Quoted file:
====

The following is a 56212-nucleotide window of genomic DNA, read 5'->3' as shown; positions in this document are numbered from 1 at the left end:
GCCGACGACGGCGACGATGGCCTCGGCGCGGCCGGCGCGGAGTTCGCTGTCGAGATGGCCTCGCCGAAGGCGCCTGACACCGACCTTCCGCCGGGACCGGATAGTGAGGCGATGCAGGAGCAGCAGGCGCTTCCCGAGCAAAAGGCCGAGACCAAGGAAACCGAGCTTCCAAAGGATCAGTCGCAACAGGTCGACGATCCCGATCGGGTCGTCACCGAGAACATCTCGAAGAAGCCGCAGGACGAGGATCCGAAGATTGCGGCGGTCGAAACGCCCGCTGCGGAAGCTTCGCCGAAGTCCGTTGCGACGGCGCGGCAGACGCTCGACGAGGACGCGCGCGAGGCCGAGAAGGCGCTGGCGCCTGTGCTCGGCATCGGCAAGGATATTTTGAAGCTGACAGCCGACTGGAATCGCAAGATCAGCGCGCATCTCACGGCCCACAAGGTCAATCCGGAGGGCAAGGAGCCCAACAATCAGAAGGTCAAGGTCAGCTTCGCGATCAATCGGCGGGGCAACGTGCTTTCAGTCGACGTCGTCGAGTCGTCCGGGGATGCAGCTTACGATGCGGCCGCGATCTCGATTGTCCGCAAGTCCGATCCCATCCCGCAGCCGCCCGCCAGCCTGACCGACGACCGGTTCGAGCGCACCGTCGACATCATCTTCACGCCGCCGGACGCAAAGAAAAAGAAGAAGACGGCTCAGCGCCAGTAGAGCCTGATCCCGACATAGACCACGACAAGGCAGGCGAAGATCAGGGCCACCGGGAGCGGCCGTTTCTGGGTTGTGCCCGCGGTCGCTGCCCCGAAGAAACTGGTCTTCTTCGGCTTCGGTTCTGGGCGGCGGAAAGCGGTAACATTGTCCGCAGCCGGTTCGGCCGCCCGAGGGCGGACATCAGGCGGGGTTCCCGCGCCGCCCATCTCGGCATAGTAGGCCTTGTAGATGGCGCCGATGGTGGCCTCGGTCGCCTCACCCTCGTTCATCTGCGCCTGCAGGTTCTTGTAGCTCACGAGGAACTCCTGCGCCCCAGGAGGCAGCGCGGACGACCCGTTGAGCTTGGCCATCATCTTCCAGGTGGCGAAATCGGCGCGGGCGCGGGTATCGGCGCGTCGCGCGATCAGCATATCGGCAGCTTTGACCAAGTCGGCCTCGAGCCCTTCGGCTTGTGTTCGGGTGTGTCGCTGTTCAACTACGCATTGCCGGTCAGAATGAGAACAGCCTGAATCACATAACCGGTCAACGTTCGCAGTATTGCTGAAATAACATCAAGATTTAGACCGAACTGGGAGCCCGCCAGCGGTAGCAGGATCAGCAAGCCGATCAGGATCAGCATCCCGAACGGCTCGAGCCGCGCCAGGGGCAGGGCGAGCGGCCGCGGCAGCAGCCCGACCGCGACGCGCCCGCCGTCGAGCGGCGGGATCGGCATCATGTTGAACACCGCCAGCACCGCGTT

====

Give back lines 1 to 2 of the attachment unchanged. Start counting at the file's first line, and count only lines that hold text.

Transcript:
The following is a 56212-nucleotide window of genomic DNA, read 5'->3' as shown; positions in this document are numbered from 1 at the left end:
GCCGACGACGGCGACGATGGCCTCGGCGCGGCCGGCGCGGAGTTCGCTGTCGAGATGGCCTCGCCGAAGGCGCCTGACACCGACCTTCCGCCGGGACCGGATAGTGAGGCGATGCAGGAGCAGCAGGCGCTTCCCGAGCAAAAGGCCGAGACCAAGGAAACCGAGCTTCCAAAGGATCAGTCGCAACAGGTCGACGATCCCGATCGGGTCGTCACCGAGAACATCTCGAAGAAGCCGCAGGACGAGGATCCGAAGATTGCGGCGGTCGAAACGCCCGCTGCGGAAGCTTCGCCGAAGTCCGTTGCGACGGCGCGGCAGACGCTCGACGAGGACGCGCGCGAGGCCGAGAAGGCGCTGGCGCCTGTGCTCGGCATCGGCAAGGATATTTTGAAGCTGACAGCCGACTGGAATCGCAAGATCAGCGCGCATCTCACGGCCCACAAGGTCAATCCGGAGGGCAAGGAGCCCAACAATCAGAAGGTCAAGGTCAGCTTCGCGATCAATCGGCGGGGCAACGTGCTTTCAGTCGACGTCGTCGAGTCGTCCGGGGATGCAGCTTACGATGCGGCCGCGATCTCGATTGTCCGCAAGTCCGATCCCATCCCGCAGCCGCCCGCCAGCCTGACCGACGACCGGTTCGAGCGCACCGTCGACATCATCTTCACGCCGCCGGACGCAAAGAAAAAGAAGAAGACGGCTCAGCGCCAGTAGAGCCTGATCCCGACATAGACCACGACAAGGCAGGCGAAGATCAGGGCCACCGGGAGCGGCCGTTTCTGGGTTGTGCCCGCGGTCGCTGCCCCGAAGAAACTGGTCTTCTTCGGCTTCGGTTCTGGGCGGCGGAAAGCGGTAACATTGTCCGCAGCCGGTTCGGCCGCCCGAGGGCGGACATCAGGCGGGGTTCCCGCGCCGCCCATCTCGGCATAGTAGGCCTTGTAGATGGCGCCGATGGTGGCCTCGGTCGCCTCACCCTCGTTCATCTGCGCCTGCAGGTTCTTGTAGCTCACGAGGAACTCCTGCGCCCCAGGAGGCAGCGCGGACGACCCGTTGAGCTTGGCCATCATCTTCCAGGTGGCGAAATCGGCGCGGGCGCGGGTATCGGCGCGTCGCGCGATCAGCATATCGGCAGCTTTGACCAAGTCGGCCTCGAGCCCTTCGGCTTGTGTTCGGGTGTGTCGCTGTTCAACTACGCATTGCCGGTCAGAATGAGAACAGCCTGAATCACATAACCGGTCAACGTTCGCAGTATTGCTGAAATAACATCAAGATTTAGACCGAACTGGGAGCCCGCCAGCGGTAGCAGGATCAGCAAGCCGATCAGGATCAGCATCCCGAACGGCTCGAGCCGCGCCAGGGGCAGGGCGAGCGGCCGCGGCAGCAGCCCGACCGCGACGCGCCCGCCGTCGAGCGGCGGGATCGGCATCATGTTGAACACCGCCAGCACCGCGTT